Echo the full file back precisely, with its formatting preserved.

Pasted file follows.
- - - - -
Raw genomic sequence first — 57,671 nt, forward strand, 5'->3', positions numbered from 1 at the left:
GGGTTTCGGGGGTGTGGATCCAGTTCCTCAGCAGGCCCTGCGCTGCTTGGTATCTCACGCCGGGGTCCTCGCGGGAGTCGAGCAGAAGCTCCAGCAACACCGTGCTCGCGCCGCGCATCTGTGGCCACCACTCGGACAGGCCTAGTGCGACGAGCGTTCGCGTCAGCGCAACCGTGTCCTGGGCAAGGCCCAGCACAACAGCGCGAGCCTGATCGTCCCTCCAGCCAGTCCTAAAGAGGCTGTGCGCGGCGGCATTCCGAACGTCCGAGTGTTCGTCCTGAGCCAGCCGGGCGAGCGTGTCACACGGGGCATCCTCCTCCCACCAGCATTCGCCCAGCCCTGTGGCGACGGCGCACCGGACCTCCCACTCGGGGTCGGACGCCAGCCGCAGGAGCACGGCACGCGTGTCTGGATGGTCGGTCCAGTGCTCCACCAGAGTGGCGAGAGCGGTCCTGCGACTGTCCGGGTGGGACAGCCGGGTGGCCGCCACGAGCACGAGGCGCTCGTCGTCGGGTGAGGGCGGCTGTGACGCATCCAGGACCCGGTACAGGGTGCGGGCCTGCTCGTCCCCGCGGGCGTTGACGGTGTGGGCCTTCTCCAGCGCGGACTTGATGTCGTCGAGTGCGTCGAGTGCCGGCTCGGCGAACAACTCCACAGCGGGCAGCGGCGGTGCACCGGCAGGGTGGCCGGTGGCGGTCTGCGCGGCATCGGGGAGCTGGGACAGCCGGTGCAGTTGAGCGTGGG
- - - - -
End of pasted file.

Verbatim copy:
Raw genomic sequence first — 57,671 nt, forward strand, 5'->3', positions numbered from 1 at the left:
GGGTTTCGGGGGTGTGGATCCAGTTCCTCAGCAGGCCCTGCGCTGCTTGGTATCTCACGCCGGGGTCCTCGCGGGAGTCGAGCAGAAGCTCCAGCAACACCGTGCTCGCGCCGCGCATCTGTGGCCACCACTCGGACAGGCCTAGTGCGACGAGCGTTCGCGTCAGCGCAACCGTGTCCTGGGCAAGGCCCAGCACAACAGCGCGAGCCTGATCGTCCCTCCAGCCAGTCCTAAAGAGGCTGTGCGCGGCGGCATTCCGAACGTCCGAGTGTTCGTCCTGAGCCAGCCGGGCGAGCGTGTCACACGGGGCATCCTCCTCCCACCAGCATTCGCCCAGCCCTGTGGCGACGGCGCACCGGACCTCCCACTCGGGGTCGGACGCCAGCCGCAGGAGCACGGCACGCGTGTCTGGATGGTCGGTCCAGTGCTCCACCAGAGTGGCGAGAGCGGTCCTGCGACTGTCCGGGTGGGACAGCCGGGTGGCCGCCACGAGCACGAGGCGCTCGTCGTCGGGTGAGGGCGGCTGTGACGCATCCAGGACCCGGTACAGGGTGCGGGCCTGCTCGTCCCCGCGGGCGTTGACGGTGTGGGCCTTCTCCAGCGCGGACTTGATGTCGTCGAGTGCGTCGAGTGCCGGCTCGGCGAACAACTCCACAGCGGGCAGCGGCGGTGCACCGGCAGGGTGGCCGGTGGCGGTCTGCGCGGCATCGGGGAGCTGGGACAGCCGGTGCAGTTGAGCGTGGG